Boasting some of London’s most fashionable bars and clubs in the vicinity of one of the capital’s most important transport hubs, it’s no surprise that Liverpool Street is one of the most buzzing areas of the city. While the area has a reputation as a hipster haven, it’s overflowing with enough varied character to offer something for everyone, from the independent shops and venues to slinky bars and street food festivals.
This area is certainly a foodie’s idea of heaven, with the innumerable curry houses of Brick Lane just a stone’s throw from the trendy pubs and pop-up restaurants of Shoreditch High Street. There’s no shortage of nightspots, either, with some of London’s best music venues and most fashionable bars populating the area around Old Street and Shoreditch.
Lovers of architecture will also find plenty to entertain them in this part of town, with some of the most iconic features of London’s skyline, including 30 St. Mary Axe – otherwise known as the Gherkin – dotting the area. In fact, that’s one of the most exciting things about Liverpool Street – it’s where London’s thriving financial hub meets one of its most exciting cultural hotspots. Other quirky and noteworthy buildings in the area include the Lloyd’s Building, famed not just as a financial hub but for its unique ‘inside-out’ architecture, and 20 Fenchurch Street, known as the ‘Walkie-Talkie’ for its distinctive shape.
Liverpool Street has a long and colourful history. Named for the 19th century Prime Minister Lord Liverpool, it has survived the ravages of two World Wars, and constant redevelopment has seen it become one of the capital’s leading railway stations. Liverpool Street’s place in the cultural heart of the nation has long been ensured by its inclusion as one of the four railway stations on the Monopoly board.Our selection of luxurious hotels near Liverpool Street will see you in the thick of the action in this exciting area of London.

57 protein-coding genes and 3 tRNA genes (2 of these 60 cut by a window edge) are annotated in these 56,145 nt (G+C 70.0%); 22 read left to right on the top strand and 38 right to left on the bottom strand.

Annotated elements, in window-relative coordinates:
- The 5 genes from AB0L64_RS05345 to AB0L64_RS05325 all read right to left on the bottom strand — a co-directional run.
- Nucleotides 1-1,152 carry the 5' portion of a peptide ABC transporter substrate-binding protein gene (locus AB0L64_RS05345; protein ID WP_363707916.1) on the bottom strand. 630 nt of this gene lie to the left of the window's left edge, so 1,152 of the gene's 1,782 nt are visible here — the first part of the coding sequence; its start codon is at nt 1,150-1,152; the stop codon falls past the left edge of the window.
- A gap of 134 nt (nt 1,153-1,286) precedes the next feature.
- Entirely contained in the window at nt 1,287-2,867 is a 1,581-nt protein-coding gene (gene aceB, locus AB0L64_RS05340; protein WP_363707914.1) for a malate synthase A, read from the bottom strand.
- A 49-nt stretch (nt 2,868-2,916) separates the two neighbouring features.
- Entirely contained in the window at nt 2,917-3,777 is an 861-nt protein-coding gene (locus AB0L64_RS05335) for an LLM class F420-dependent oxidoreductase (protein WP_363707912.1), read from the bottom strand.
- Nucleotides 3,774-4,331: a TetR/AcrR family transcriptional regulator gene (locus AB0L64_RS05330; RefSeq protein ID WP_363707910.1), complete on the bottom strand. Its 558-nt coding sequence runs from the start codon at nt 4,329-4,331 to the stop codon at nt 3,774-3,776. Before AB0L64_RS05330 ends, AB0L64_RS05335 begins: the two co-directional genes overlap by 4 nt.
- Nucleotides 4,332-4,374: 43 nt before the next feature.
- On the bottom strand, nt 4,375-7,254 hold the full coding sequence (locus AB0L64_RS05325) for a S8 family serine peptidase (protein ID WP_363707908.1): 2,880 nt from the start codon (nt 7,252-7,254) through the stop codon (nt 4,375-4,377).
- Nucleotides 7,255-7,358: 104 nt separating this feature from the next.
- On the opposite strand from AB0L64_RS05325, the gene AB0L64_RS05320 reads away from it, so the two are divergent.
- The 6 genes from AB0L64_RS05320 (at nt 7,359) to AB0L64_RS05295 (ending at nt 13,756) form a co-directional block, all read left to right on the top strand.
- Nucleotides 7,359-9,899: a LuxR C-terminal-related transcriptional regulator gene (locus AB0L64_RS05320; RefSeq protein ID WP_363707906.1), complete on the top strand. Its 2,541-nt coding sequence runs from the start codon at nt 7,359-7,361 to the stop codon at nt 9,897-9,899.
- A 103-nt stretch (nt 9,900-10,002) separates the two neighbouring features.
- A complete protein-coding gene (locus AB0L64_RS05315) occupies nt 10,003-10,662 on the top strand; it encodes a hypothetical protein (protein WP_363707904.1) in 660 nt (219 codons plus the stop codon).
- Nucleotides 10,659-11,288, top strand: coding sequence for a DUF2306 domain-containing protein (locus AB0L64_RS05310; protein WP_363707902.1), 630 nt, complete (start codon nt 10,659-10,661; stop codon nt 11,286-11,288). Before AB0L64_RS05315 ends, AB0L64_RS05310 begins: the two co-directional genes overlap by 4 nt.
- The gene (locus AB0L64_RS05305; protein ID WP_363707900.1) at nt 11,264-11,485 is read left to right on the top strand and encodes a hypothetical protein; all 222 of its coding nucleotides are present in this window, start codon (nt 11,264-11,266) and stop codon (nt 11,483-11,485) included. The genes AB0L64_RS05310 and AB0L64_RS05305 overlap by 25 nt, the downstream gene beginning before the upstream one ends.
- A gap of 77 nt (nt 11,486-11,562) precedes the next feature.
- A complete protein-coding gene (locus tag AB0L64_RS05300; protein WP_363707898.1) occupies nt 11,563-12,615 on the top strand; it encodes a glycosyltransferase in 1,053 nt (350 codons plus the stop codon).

Activities and sites of interest in the Liverpool Street area include Petticoat Lane Market, which has been operating since it was the place to go for petticoats and lace in the 1750s and now offers any number of new goods from trainers to kitchen utensils. Another market not to be missed is Spitalfields Market, where stalls include vintage and contemporary fashion, music and jewellery; there are also a range of boutiques and restaurants in the market itself. When you’ve had your fill of the urban buzz, head to Bunhill Fields, an oasis of greenery as well as the resting place of maverick luminaries William Blake, John Bunyan and Daniel Defoe. Other sites of historical interest include Wesley’s Chapel, built by the Methodist John Wesley in 1778, and the Bank of England Museum, which chronicles the history of this towering economical institution.